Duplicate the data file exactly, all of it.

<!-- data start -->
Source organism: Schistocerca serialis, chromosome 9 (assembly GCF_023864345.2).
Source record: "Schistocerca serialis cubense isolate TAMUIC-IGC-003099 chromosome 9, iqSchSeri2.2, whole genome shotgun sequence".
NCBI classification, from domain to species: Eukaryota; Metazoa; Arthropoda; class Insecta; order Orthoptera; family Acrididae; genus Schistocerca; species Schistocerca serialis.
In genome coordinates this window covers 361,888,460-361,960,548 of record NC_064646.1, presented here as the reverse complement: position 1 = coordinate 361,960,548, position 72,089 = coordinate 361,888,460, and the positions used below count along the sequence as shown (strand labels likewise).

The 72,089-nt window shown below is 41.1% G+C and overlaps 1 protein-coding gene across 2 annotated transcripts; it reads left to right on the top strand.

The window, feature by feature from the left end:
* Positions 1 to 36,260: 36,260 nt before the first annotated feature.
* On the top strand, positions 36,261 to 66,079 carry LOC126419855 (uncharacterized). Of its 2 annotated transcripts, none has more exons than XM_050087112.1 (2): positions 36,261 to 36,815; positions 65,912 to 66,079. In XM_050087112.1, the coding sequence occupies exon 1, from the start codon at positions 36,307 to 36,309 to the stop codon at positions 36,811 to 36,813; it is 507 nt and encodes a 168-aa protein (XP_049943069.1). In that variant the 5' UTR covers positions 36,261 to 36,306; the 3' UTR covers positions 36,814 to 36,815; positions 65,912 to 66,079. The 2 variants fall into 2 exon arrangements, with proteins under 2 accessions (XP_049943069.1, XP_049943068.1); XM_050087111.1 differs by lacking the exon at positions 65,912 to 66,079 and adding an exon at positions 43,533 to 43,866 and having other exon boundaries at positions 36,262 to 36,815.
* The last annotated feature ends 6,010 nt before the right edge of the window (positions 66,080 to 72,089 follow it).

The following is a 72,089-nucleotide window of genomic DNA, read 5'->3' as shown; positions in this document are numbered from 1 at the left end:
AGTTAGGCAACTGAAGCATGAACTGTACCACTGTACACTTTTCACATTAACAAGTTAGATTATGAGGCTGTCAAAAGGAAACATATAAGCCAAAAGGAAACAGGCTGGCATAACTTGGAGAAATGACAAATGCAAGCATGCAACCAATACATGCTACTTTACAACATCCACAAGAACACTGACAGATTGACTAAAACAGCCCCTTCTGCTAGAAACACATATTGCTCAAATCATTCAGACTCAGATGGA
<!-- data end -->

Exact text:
Source organism: Schistocerca serialis, chromosome 9 (assembly GCF_023864345.2).
Source record: "Schistocerca serialis cubense isolate TAMUIC-IGC-003099 chromosome 9, iqSchSeri2.2, whole genome shotgun sequence".
NCBI classification, from domain to species: Eukaryota; Metazoa; Arthropoda; class Insecta; order Orthoptera; family Acrididae; genus Schistocerca; species Schistocerca serialis.
In genome coordinates this window covers 361,888,460-361,960,548 of record NC_064646.1, presented here as the reverse complement: position 1 = coordinate 361,960,548, position 72,089 = coordinate 361,888,460, and the positions used below count along the sequence as shown (strand labels likewise).

The 72,089-nt window shown below is 41.1% G+C and overlaps 1 protein-coding gene across 2 annotated transcripts; it reads left to right on the top strand.

The window, feature by feature from the left end:
* Positions 1 to 36,260: 36,260 nt before the first annotated feature.
* On the top strand, positions 36,261 to 66,079 carry LOC126419855 (uncharacterized). Of its 2 annotated transcripts, none has more exons than XM_050087112.1 (2): positions 36,261 to 36,815; positions 65,912 to 66,079. In XM_050087112.1, the coding sequence occupies exon 1, from the start codon at positions 36,307 to 36,309 to the stop codon at positions 36,811 to 36,813; it is 507 nt and encodes a 168-aa protein (XP_049943069.1). In that variant the 5' UTR covers positions 36,261 to 36,306; the 3' UTR covers positions 36,814 to 36,815; positions 65,912 to 66,079. The 2 variants fall into 2 exon arrangements, with proteins under 2 accessions (XP_049943069.1, XP_049943068.1); XM_050087111.1 differs by lacking the exon at positions 65,912 to 66,079 and adding an exon at positions 43,533 to 43,866 and having other exon boundaries at positions 36,262 to 36,815.
* The last annotated feature ends 6,010 nt before the right edge of the window (positions 66,080 to 72,089 follow it).

The following is a 72,089-nucleotide window of genomic DNA, read 5'->3' as shown; positions in this document are numbered from 1 at the left end:
AGTTAGGCAACTGAAGCATGAACTGTACCACTGTACACTTTTCACATTAACAAGTTAGATTATGAGGCTGTCAAAAGGAAACATATAAGCCAAAAGGAAACAGGCTGGCATAACTTGGAGAAATGACAAATGCAAGCATGCAACCAATACATGCTACTTTACAACATCCACAAGAACACTGACAGATTGACTAAAACAGCCCCTTCTGCTAGAAACACATATTGCTCAAATCATTCAGACTCAGATGGA